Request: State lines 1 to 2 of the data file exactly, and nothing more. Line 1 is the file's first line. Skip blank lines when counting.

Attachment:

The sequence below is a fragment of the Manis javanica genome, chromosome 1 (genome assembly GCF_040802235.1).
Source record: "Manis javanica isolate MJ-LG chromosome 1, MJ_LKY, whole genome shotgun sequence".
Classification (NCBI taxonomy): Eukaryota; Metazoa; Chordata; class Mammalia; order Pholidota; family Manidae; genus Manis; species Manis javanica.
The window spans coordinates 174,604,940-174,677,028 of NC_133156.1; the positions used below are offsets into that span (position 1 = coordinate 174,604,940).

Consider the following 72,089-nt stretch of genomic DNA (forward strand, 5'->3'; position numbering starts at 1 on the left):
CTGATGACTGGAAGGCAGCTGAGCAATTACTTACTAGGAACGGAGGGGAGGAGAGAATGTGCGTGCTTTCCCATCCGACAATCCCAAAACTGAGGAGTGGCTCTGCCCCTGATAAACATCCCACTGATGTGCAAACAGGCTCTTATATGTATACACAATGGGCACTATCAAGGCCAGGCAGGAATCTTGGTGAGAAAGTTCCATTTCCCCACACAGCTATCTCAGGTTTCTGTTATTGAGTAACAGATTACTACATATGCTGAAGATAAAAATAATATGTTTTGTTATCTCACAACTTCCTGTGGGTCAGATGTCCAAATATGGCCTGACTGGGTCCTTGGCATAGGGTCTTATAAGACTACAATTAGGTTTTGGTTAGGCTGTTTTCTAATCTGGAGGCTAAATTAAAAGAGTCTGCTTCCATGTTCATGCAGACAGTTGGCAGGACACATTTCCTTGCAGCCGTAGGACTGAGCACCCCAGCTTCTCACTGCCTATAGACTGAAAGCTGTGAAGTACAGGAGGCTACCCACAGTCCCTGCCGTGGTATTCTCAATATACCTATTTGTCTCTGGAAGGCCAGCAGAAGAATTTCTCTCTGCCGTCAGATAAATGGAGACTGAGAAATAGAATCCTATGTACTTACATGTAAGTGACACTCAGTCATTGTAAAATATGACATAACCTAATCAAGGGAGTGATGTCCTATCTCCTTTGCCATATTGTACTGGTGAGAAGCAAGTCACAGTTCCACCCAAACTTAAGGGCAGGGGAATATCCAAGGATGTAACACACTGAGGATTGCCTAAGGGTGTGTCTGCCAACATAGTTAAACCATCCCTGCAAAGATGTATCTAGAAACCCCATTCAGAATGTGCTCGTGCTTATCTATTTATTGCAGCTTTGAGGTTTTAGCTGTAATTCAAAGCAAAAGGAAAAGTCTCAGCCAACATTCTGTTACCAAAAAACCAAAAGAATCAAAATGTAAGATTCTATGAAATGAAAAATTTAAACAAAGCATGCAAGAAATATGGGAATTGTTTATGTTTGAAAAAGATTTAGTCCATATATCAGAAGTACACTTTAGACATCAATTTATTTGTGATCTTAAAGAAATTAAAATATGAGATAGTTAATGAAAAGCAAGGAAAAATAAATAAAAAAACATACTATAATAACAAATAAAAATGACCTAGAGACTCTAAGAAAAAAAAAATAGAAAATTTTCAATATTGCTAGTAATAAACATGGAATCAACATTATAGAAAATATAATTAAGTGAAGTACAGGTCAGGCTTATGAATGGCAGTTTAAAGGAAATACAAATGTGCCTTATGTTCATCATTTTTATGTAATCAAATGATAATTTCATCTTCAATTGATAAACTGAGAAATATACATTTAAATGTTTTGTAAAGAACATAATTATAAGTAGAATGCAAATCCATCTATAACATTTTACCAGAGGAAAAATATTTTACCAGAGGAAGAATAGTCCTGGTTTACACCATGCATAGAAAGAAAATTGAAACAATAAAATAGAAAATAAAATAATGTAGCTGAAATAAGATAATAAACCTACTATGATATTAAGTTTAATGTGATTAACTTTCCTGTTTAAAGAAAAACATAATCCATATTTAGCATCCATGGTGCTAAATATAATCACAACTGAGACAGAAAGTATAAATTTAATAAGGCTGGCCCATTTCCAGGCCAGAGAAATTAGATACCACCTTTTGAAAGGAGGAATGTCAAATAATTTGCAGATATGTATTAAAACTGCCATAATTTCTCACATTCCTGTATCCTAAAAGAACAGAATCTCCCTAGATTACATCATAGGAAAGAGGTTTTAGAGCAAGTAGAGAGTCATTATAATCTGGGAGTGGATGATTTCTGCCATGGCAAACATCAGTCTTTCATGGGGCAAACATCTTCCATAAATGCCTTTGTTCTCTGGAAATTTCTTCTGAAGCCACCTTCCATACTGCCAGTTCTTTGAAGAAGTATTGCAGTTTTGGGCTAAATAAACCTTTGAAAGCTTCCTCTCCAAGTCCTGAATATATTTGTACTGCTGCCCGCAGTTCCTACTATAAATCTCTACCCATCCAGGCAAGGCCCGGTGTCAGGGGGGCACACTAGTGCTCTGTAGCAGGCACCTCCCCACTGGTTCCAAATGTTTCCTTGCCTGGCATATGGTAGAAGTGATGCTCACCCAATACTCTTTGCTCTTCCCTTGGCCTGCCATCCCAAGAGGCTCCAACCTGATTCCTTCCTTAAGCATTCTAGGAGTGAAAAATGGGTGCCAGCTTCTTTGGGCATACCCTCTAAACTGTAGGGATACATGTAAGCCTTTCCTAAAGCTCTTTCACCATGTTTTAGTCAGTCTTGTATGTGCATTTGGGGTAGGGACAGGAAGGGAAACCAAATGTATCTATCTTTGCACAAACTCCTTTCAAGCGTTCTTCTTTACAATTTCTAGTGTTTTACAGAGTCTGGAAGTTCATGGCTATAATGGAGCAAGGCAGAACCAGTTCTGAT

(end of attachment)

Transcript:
The sequence below is a fragment of the Manis javanica genome, chromosome 1 (genome assembly GCF_040802235.1).
Source record: "Manis javanica isolate MJ-LG chromosome 1, MJ_LKY, whole genome shotgun sequence".